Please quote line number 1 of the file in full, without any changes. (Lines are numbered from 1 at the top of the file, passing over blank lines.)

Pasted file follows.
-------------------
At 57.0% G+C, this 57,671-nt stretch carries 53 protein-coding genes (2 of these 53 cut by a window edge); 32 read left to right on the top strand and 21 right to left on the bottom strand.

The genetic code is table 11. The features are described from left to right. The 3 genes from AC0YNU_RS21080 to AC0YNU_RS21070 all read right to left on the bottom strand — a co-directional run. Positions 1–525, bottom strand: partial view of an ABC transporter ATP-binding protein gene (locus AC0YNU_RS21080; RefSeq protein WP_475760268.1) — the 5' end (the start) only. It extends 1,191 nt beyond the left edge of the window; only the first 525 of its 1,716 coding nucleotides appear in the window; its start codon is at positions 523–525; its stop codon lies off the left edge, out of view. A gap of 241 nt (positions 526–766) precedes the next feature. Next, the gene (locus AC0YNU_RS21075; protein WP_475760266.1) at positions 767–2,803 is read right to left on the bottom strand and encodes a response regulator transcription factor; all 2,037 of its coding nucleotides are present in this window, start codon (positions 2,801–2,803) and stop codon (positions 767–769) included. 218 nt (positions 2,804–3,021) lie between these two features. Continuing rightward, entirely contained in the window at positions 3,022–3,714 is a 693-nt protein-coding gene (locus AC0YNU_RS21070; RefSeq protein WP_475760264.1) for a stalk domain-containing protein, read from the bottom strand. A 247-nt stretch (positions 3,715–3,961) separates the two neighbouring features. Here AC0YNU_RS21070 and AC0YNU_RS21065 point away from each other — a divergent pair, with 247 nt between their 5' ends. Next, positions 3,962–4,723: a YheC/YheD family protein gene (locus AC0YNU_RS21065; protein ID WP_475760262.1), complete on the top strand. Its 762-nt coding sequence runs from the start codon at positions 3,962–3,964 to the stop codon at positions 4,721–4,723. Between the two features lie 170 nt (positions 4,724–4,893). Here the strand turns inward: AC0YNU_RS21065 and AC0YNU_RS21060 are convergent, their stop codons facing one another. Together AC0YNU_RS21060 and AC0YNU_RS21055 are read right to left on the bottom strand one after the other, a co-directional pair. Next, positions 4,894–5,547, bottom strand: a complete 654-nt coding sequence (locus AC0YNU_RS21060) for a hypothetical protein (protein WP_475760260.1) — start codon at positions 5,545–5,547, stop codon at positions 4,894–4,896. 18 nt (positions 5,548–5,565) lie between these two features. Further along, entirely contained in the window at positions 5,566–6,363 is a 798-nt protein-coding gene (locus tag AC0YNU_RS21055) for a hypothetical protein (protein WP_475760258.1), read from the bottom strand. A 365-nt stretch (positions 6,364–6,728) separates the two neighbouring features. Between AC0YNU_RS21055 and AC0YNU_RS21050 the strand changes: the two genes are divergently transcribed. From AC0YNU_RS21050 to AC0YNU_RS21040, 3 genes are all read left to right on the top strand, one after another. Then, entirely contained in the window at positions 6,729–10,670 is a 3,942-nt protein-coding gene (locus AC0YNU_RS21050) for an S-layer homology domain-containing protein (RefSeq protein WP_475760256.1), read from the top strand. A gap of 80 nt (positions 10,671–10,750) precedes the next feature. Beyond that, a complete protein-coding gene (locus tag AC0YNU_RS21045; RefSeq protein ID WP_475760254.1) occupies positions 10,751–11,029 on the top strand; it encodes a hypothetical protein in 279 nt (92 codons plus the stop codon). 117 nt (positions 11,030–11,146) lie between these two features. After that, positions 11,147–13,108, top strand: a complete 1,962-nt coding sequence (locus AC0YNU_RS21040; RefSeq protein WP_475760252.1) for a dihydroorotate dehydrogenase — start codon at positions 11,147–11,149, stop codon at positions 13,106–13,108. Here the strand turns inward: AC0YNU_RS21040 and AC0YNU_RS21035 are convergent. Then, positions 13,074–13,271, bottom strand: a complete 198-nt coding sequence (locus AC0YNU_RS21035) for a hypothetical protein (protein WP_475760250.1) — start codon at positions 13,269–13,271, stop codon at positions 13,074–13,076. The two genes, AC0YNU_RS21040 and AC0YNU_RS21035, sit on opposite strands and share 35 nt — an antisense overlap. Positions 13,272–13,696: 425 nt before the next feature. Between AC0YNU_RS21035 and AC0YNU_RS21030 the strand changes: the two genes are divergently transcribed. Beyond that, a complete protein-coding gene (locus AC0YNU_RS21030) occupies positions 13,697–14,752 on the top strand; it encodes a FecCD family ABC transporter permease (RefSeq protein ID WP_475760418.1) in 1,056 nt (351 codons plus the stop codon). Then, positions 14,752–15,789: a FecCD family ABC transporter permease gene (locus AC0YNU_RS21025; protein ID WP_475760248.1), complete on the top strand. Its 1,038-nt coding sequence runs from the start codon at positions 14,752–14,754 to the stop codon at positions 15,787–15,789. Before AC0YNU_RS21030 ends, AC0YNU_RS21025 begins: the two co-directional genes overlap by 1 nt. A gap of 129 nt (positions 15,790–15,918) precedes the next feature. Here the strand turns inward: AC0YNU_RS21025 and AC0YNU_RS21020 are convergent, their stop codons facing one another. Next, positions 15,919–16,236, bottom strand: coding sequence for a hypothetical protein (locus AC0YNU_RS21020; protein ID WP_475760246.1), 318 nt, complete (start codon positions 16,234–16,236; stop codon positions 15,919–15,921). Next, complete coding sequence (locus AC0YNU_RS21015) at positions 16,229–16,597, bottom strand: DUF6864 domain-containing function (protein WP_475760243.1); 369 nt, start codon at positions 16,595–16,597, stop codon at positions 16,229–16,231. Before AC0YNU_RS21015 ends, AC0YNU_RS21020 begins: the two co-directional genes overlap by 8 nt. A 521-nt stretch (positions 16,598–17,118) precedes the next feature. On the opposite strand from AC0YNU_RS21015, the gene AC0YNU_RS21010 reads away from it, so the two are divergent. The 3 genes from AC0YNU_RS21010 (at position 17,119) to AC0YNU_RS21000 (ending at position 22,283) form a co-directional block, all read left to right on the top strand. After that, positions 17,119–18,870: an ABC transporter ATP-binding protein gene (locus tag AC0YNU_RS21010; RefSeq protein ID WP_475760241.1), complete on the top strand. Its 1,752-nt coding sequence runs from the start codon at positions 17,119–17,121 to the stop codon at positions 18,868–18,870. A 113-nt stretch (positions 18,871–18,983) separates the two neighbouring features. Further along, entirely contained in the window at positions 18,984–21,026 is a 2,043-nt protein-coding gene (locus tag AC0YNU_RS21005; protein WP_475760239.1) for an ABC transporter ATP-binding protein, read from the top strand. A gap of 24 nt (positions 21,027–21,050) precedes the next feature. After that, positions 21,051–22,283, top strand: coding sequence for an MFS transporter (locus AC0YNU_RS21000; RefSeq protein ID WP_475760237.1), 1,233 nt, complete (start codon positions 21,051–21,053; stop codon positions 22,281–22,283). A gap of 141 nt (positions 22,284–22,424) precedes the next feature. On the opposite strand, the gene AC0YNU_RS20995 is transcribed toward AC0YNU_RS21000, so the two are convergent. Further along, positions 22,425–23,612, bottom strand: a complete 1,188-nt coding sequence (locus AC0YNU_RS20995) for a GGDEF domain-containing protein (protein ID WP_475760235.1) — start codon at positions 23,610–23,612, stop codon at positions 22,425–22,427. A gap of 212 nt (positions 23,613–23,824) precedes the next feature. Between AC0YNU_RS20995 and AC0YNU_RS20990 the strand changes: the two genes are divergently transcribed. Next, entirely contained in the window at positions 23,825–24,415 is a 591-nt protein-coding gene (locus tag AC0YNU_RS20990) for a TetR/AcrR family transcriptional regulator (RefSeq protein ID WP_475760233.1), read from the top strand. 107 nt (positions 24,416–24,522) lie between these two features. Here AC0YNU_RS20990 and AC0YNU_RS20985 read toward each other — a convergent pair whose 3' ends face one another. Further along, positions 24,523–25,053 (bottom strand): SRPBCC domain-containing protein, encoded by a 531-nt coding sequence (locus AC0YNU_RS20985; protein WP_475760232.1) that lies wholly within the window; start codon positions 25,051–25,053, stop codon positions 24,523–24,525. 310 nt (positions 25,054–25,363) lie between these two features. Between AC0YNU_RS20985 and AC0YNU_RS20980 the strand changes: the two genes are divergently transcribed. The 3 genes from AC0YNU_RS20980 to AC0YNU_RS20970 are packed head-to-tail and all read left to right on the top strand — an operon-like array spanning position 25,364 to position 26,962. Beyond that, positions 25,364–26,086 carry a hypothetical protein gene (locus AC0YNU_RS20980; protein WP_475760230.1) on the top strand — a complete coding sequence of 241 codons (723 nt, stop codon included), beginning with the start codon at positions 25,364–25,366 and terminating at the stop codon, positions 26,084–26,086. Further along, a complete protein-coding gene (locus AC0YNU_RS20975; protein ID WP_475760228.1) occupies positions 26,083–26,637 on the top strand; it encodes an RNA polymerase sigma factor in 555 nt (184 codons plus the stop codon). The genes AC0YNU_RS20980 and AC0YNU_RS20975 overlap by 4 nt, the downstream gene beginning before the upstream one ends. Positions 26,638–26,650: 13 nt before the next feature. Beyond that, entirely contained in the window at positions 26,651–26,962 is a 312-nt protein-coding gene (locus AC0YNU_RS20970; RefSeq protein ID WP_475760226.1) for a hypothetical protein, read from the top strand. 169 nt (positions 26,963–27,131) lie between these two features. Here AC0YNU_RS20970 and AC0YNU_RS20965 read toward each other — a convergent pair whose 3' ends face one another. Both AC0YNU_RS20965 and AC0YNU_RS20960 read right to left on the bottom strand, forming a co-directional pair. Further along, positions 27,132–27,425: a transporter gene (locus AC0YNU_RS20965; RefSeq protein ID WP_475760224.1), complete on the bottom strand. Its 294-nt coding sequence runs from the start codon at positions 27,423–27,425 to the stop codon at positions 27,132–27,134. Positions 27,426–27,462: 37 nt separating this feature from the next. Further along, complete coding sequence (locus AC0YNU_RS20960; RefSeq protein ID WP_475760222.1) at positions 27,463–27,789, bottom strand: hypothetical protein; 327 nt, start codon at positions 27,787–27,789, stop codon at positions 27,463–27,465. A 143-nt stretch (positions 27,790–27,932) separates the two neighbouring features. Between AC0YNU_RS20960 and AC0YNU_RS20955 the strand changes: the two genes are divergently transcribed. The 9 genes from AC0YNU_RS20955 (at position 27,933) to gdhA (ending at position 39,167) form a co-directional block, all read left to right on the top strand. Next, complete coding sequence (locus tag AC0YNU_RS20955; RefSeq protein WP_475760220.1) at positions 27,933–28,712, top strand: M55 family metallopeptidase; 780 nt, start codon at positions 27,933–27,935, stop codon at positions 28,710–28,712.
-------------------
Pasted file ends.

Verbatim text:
At 57.0% G+C, this 57,671-nt stretch carries 53 protein-coding genes (2 of these 53 cut by a window edge); 32 read left to right on the top strand and 21 right to left on the bottom strand.